It was amazing how the Maasai herders were able to integrate with the wildlife with ease as they watered their livestock in the swamps of Amboseli National Park.
The much-anticipated field excursion of the Spring 2022 semester began with four days of camping and academic sessions in Amboseli National Park, and the students were super excited for this experiential learning experience. The expedition began with a one-hour drive from the Center to Amboseli gate, and upon arrival, students met enthusiastic Maasai women selling diverse ornamented beads and other items usually sold to tourists. This gave students an opportunity to gauge their prowess of the Swahili language, and, surprisingly, some students got fairly good prices for numerous items they bought.
The first academic activity of the first day in the park was a field lecture on the use of biosphere reserve to conserve biodiversity and linkage to communities’ socio-economic wellbeing. Students also learnt about other key aspects of the park, especially its ecological health and ability to support viable wildlife populations, in particular the high population of elephants found in the larger ecosystem. On arrival at the campsite, students came face to face with a group of habituated yellow baboons, which almost went on a rampage, grabbing anything that seemed edible. Some of the baboons were mating and a notable moment was when an alpha male baboon was aggressively fighting off other young males. All this gave students an opportunity to observe and learn some aspects of yellow baboon behavior.
Lion pride in Amboseli National Park. (Photo by Emma Uneki).
Amboseli is a completely spectacular sight and has best view Mt. Kilimanjaro, which is a free-standing mountain. It is home to a diverse assemblage of species of birds, mammalian wildlife herbivores, large carnivores, and all of the wild animals you can imagine. The park is warmer than the Kimana area where SFS-Kenya Centre is located. The first day’s game drive was done in the late afternoon and was full of fun. Due to the generally flat and open landscape, students were able to see a lot of wildlife, including lots of lions. Students also spotted hyena and other wild animals which they had not seen in their field trips in Kimana wildlife Sanctuary. Our first encounter with a fully mature, manned male lion happened when one slowly crossed the road in front of the SFS and tour vehicles, and was spectacular. It was huge, fearless and seemed not to mind the many vehicles and tourists that had stopped around it; and the majestic walk revealed its title “King of the African Jungle”.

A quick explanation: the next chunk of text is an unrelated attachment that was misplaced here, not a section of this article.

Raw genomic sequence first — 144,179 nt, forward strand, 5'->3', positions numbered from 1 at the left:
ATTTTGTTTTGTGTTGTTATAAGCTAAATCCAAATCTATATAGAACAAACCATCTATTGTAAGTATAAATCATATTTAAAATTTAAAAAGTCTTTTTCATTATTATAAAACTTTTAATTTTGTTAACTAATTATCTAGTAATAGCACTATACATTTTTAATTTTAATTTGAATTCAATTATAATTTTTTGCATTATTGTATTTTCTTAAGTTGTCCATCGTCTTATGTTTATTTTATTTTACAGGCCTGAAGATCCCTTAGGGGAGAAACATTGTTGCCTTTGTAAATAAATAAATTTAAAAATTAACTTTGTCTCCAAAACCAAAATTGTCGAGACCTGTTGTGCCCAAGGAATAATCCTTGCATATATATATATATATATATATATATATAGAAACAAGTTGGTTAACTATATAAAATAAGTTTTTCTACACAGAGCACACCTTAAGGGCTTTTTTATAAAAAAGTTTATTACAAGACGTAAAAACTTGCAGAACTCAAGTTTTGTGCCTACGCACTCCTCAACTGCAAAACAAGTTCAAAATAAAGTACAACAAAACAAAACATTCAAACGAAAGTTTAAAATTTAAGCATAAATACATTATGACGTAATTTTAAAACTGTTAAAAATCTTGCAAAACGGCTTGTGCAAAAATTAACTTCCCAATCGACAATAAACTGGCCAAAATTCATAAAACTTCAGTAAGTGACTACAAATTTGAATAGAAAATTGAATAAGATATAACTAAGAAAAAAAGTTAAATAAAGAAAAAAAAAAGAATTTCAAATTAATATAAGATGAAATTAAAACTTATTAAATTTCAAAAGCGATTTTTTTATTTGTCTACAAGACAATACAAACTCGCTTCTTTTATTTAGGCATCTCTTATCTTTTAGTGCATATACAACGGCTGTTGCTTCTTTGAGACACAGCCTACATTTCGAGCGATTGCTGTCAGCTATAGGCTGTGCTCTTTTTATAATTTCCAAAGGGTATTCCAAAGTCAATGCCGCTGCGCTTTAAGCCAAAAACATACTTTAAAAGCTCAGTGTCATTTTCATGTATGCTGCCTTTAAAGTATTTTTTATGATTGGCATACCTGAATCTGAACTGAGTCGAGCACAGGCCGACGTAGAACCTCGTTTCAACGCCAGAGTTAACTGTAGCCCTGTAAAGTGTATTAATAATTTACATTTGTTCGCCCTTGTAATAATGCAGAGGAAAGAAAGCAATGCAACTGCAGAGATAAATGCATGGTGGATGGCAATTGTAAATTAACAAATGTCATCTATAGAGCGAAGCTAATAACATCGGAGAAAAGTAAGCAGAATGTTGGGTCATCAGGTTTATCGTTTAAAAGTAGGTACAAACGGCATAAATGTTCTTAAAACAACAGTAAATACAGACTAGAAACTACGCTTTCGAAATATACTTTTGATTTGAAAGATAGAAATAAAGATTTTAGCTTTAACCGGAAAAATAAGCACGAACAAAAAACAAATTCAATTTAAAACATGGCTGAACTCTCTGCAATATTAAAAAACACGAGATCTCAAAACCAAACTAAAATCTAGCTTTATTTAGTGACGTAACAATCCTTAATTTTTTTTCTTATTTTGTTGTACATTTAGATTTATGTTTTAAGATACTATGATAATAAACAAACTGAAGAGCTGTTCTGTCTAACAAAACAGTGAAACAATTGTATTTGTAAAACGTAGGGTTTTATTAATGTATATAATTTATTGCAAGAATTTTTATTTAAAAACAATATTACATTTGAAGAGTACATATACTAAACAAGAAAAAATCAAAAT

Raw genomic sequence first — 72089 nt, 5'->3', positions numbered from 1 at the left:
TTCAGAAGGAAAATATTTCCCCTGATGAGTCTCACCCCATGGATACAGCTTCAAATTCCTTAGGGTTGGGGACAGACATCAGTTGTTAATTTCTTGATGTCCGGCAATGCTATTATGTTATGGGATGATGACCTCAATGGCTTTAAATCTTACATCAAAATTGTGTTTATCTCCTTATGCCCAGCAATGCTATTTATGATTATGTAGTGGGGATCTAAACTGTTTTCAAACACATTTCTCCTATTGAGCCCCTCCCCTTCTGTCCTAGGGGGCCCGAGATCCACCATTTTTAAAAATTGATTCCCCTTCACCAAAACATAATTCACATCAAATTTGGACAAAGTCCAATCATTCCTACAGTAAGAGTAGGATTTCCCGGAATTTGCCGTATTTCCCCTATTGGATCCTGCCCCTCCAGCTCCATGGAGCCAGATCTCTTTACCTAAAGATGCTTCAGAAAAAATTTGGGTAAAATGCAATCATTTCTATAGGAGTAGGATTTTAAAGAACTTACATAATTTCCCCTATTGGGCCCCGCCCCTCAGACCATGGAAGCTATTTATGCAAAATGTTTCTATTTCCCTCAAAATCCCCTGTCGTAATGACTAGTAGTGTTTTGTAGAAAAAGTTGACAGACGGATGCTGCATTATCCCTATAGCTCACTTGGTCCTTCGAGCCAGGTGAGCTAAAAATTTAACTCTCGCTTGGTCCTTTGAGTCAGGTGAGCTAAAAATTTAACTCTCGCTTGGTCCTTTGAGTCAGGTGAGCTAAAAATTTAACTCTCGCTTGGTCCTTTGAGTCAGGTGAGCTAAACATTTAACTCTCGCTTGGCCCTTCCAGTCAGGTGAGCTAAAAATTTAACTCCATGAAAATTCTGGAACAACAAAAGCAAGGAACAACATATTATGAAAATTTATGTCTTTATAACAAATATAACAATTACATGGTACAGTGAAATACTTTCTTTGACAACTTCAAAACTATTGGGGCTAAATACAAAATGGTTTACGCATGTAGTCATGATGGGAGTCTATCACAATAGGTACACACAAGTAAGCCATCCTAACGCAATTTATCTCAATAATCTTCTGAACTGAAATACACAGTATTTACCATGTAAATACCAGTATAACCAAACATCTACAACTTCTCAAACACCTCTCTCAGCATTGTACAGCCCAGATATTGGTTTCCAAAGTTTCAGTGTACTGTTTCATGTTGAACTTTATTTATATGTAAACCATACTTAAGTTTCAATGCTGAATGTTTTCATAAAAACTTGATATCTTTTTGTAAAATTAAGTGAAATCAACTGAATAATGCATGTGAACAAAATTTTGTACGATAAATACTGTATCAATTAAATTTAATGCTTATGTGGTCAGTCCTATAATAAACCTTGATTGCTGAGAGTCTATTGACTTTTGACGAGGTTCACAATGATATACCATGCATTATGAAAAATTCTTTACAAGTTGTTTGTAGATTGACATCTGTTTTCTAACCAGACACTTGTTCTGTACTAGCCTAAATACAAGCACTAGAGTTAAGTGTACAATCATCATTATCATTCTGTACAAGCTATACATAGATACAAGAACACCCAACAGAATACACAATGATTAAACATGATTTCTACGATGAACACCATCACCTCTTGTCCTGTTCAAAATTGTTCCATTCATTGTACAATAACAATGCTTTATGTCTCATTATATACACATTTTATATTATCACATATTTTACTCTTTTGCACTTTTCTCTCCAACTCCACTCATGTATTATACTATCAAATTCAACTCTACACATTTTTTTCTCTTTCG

Male Lion in Amboseli National Park. (Photo by Emma Unekis).
The second day game drive was very enriching and students saw many lions, spotted hyenas, and jackals. It was amazing how the Maasai herders were able to integrate with wildlife with ease as they watered their livestock in the swamps of Amboseli national Park. Avian biota was equally rich and diverse, and the flamingos were uncountable. Almost at the end of the game drive, we saw a huge python along the lake road that had just swallowed prey.
Flamboyance of flamingos in Amboseli National Park. (Photo by Emma Unekis).
On our last day of the expedition, there was an optional early morning game drive, which gave students an opportunity to see sunrise and some of the nocturnal wildlife species. Amboseli expedition was a taster for the globally known Maasai Mara and everyone was, “Twende-Mara” (Let’s go Mara)!!!!
Curious to learn a bit more about the SFS Kenya Center? Click here to read about why we’re based there, our environmental research focus, how we connect and support the local community, and even take a tour of the Center.